Western blot analysis for ERK and p27(Kip1)
Five million exponentially growing cells treated or not with rituximab (10 μg/mL) were washed in PBS, centrifuged, and lysed in the sodium dodecyl sulfate (SDS) sample buffer containing 62.5 mM Tris (tris-(hydroxymethyl)aminomethane) pH 6.8, 2% wt/vol SDS, 10% glycerol, 50 mM DTT (dithiothreitol), and 0.01% wt/vol bromophenol blue. Cell lysates were then sonicated for 10 to 15 seconds. Sample (20 μL) was heated for 5 minutes at 95°C, loaded onto 10% (wt/vol) SDS-polyacrylamide gel electrophoresis (PAGE), and transferred electrophoretically onto nitrocellulose membranes (Hybond-C; Amersham Pharmacia Biotech). Nonspecific binding sites were blocked in 10 mM Tris-buffered saline (TBS) containing 0.1% Tween-20, 10% nonfat milk. Membranes were then incubated overnight at 4°C with anti-ERK (Santa Cruz Biotechnology), antiphospho p44/42 MAPK, or anti-p27(Kip1) (Cell Signaling Technology, Beverly, MA) antibodies. Membranes were then washed 3 times at room temperature, and bound immunoglobulin was detected with secondary antibodies coupled to horseradish peroxidase (Beckman-Coulter, Roissy, France). The signal was visualized by enhanced chemiluminescence (ECL; Amersham Pharmacia Biotech) and autoradiography.
Quantitative experiments were analyzed by using Student t test. All P values resulted from the use of 2-sided tests.
Effect of rituximab on lymphoma B-cell growth
In Daudi cells, rituximab, at the saturating dose of 10 μg/mL, induced an inhibition of the cell growth as measured by trypan blue exclusion assay (Figure 1, Ai). To reinforce CD20 specificity, we tested another chimeric antibody (anti-CD52, alemtuzumab) and a nonimmune IgG fraction. Neither alemtuzumab monoclonal antibody (MoAb; 10 μg/mL) nor IgG (10 μg/mL) influenced cell growth (Figure 1Aii). Similar results were obtained from RL cells (data not shown). The inhibitory effect of rituximab was also evaluated by clonogenic assay. As shown in Figure 1B, we found that rituximab induced a dose-dependent reduction of colony formation in Daudi cells with a maximum of 5 to 10 μg/mL. Similar results were obtained with RL cells (data not shown). The influence of rituximab on cell cycle distribution was performed with propidium iodide/bromodeoxyuridine double staining. Our experiments revealed that rituximab induced only a moderate accumulation in G1 phase (Figure 1C), but no signs of apoptosis were observed as assessed by morphology and 4′, 6-diamidino-2-phenylindole, dilactate (DAPI) staining (data not shown).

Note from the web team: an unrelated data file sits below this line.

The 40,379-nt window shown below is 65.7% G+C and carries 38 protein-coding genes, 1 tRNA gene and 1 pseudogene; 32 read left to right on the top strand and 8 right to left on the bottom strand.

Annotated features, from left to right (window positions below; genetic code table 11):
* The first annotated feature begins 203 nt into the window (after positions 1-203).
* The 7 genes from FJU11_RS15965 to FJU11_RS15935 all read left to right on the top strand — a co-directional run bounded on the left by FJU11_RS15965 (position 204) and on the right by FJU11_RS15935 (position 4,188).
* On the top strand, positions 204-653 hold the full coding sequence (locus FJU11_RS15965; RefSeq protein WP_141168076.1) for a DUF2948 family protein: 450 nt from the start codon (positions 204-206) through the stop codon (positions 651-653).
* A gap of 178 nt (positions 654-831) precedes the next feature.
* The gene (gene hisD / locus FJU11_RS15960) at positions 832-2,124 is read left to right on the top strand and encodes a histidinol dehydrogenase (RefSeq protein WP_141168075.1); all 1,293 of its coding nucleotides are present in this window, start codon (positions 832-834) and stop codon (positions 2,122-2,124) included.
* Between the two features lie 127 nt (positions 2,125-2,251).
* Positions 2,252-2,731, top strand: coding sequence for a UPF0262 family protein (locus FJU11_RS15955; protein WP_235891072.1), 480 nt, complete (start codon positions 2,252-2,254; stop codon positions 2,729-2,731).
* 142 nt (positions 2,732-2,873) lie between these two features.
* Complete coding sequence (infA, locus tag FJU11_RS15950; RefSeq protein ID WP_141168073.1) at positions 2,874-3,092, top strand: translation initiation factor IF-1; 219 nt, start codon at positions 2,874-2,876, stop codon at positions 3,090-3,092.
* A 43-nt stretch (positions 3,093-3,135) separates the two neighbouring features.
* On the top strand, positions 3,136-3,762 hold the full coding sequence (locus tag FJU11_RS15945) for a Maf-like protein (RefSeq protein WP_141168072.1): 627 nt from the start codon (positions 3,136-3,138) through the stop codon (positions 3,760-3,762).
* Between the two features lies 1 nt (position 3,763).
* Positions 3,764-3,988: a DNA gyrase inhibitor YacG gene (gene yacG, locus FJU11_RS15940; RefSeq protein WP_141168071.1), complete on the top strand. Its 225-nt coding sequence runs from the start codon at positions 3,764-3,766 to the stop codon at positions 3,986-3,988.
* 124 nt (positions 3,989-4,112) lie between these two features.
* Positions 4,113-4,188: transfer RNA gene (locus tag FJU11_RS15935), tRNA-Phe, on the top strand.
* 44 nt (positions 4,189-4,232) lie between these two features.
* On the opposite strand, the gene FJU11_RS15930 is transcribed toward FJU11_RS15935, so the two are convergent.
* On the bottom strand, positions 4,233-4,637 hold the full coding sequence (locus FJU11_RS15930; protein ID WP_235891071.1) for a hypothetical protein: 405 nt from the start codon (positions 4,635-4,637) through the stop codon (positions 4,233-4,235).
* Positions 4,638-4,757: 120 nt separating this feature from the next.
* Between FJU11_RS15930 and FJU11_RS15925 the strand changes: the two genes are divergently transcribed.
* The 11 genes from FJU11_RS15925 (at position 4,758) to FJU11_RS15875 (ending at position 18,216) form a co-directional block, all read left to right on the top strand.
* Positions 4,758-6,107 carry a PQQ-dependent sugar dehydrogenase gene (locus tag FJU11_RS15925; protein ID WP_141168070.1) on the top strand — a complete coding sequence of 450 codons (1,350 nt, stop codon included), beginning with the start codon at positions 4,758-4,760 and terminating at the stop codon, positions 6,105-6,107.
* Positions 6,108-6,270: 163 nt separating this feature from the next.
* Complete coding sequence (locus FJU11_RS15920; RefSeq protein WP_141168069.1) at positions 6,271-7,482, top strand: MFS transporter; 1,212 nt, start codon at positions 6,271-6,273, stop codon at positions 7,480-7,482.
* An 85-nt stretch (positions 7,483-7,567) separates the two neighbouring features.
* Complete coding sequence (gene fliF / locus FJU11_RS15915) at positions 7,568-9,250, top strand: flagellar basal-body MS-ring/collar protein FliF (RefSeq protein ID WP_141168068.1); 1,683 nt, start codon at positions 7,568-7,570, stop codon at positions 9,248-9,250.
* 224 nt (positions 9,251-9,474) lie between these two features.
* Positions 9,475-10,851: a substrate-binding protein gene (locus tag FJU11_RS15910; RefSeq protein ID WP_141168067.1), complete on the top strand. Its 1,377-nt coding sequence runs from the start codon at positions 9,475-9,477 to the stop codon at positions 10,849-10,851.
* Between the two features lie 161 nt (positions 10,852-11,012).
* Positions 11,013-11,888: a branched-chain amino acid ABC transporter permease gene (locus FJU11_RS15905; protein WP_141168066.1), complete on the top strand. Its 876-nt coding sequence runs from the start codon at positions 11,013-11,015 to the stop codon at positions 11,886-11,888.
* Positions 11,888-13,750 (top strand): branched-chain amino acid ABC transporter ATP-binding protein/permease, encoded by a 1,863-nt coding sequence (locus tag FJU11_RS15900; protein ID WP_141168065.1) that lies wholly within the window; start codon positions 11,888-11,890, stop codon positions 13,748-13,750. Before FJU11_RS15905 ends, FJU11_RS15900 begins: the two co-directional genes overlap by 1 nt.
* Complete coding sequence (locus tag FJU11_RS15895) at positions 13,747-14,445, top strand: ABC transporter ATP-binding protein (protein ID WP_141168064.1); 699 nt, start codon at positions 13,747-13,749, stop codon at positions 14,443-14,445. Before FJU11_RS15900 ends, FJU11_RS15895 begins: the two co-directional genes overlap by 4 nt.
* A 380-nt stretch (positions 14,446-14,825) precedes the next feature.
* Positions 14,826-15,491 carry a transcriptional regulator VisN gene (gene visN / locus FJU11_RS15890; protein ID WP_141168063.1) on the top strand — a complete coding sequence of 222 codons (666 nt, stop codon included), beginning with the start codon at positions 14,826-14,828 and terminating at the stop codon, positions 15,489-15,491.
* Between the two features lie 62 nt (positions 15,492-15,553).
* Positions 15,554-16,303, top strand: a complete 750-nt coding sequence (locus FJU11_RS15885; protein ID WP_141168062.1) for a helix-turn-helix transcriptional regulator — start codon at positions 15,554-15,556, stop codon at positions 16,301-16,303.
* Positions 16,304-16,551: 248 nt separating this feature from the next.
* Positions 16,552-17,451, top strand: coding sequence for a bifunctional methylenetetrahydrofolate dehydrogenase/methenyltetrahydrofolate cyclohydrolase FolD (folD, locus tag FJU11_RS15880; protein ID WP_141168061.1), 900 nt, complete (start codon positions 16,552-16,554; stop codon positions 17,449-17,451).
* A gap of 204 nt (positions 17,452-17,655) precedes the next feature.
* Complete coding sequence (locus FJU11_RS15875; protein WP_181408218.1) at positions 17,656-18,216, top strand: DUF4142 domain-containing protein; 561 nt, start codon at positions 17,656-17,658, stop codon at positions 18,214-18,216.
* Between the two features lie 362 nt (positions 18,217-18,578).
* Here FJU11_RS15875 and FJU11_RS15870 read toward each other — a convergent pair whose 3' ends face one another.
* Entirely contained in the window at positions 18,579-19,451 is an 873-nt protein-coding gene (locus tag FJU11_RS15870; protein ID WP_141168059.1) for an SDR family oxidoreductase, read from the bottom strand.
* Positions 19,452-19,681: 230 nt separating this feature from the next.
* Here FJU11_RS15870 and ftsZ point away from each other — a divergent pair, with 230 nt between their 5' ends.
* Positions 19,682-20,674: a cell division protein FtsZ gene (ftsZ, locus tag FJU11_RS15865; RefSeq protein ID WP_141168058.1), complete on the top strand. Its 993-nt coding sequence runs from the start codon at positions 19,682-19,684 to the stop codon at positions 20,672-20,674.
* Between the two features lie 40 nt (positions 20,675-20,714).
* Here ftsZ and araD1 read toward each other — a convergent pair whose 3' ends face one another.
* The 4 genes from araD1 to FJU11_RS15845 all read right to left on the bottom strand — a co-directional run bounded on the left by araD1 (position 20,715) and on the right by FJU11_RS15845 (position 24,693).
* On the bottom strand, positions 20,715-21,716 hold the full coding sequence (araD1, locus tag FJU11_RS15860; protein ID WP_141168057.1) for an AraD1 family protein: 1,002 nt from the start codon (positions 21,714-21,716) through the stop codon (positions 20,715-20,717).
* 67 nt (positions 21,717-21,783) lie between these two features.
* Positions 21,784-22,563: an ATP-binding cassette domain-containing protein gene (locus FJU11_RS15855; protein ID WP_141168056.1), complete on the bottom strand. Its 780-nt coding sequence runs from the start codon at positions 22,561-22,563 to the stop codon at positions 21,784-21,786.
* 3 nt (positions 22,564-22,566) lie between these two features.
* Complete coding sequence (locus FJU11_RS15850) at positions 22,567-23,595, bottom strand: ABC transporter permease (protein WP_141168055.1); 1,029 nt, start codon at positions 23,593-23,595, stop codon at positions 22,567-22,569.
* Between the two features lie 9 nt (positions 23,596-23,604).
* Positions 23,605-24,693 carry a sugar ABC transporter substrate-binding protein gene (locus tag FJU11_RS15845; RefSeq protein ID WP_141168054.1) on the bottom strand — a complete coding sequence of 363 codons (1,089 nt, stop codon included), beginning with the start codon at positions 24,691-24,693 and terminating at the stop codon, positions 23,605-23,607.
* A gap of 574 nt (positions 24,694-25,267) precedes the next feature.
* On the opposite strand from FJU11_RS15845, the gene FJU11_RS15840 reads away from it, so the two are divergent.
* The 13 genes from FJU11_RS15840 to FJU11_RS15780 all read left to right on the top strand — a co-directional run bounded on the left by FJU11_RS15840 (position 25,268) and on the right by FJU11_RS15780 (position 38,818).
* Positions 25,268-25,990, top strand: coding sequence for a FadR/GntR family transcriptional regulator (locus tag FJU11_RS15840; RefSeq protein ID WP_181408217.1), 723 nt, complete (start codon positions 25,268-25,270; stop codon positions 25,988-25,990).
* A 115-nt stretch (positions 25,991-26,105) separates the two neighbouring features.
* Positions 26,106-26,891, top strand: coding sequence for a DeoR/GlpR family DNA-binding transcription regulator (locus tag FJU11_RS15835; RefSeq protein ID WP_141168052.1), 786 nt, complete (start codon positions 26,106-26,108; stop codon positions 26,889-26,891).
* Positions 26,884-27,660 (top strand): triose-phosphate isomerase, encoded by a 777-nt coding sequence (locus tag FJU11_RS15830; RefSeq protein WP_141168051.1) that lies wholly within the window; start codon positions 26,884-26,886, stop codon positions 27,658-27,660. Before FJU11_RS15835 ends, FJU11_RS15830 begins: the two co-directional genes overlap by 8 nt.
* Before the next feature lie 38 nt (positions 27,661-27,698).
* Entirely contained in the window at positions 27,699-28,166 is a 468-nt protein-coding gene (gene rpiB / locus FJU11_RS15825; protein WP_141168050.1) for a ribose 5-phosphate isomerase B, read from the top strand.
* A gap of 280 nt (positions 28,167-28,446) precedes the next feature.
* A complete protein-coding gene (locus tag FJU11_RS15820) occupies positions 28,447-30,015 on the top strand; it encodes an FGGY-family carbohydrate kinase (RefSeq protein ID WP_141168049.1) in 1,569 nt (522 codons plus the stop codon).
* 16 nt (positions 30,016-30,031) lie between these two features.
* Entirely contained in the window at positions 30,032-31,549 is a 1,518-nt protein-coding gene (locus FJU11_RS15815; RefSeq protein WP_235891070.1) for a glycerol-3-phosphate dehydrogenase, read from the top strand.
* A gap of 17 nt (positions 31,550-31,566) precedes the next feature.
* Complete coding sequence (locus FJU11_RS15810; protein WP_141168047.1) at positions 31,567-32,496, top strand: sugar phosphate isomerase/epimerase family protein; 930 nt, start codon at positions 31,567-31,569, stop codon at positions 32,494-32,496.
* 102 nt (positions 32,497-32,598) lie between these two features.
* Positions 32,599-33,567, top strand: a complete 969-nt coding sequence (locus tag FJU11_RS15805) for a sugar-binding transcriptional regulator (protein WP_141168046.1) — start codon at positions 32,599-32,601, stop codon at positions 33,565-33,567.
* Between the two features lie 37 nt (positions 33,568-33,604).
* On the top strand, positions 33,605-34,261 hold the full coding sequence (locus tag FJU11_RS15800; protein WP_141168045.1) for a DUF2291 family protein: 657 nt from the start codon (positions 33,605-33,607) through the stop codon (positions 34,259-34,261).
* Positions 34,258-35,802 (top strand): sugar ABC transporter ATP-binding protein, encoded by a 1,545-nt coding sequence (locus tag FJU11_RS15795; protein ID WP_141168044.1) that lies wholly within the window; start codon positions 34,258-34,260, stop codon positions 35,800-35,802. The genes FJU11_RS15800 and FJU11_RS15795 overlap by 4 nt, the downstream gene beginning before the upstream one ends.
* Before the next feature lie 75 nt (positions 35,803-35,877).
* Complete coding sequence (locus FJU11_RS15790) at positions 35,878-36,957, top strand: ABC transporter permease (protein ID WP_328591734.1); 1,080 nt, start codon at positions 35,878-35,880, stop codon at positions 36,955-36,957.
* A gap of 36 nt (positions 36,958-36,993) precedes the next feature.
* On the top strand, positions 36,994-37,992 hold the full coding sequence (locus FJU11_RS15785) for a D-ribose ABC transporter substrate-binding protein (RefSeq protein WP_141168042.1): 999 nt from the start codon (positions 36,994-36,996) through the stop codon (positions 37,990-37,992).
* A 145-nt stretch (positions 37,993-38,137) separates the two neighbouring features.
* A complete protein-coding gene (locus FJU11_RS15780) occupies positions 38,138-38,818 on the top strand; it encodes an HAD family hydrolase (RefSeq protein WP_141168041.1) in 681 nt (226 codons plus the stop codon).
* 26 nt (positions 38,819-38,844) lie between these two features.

The influence of time exposure of rituximab on cell growth inhibition was also investigated. In these experiments, Daudi cells coated with rituximab for 24 hours were treated with protease for 1 hour and then incubated for an additional period of 48 hours in antibody-free medium, and cell viability was measured by trypan blue exclusion assay. Proteolysis resulted in 79% ± 9% reduction of membrane-bound rituximab. However, cell growth inhibition was maintained, whereas treatment with protease alone did not affect cell viability (data not shown).
Altogether, these results suggested that, in Daudi cells, rituximab induced a CD20-mediated irreversible cell growth inhibition. Moreover, it appeared that rituximab's effect was completed within a short period of time, suggesting that the antibody triggered early molecular events, resulting in cell growth inhibition. Among these events, CER production was one of the possible candidates. For this reason, we examined the effect of rituximab on CER metabolism.
Effect of rituximab on intracellular CER concentration in B cells
Daudi and RL cells were prelabeled with [9, 10-3H] palmitic acid or [methyl-3H]choline to equilibrium for 48 hours and then treated with rituximab. In both cell lines, rituximab induced a rapid and transient CER generation that peaked at 5 to 10 minutes (Figure 2). Treatment with rituximab resulted in SM variations that mirrored CER concentration changes (Figure 2). It is important to note that the magnitude of SM loss and CER generation was comparable to that observed on stimulation by Fas, TNFα, p75NTR, and chemotherapeutic agents in other cellular models.14 These results suggested that rituximab activated the SM cycle (ie, SM hydrolysis and resynthesis).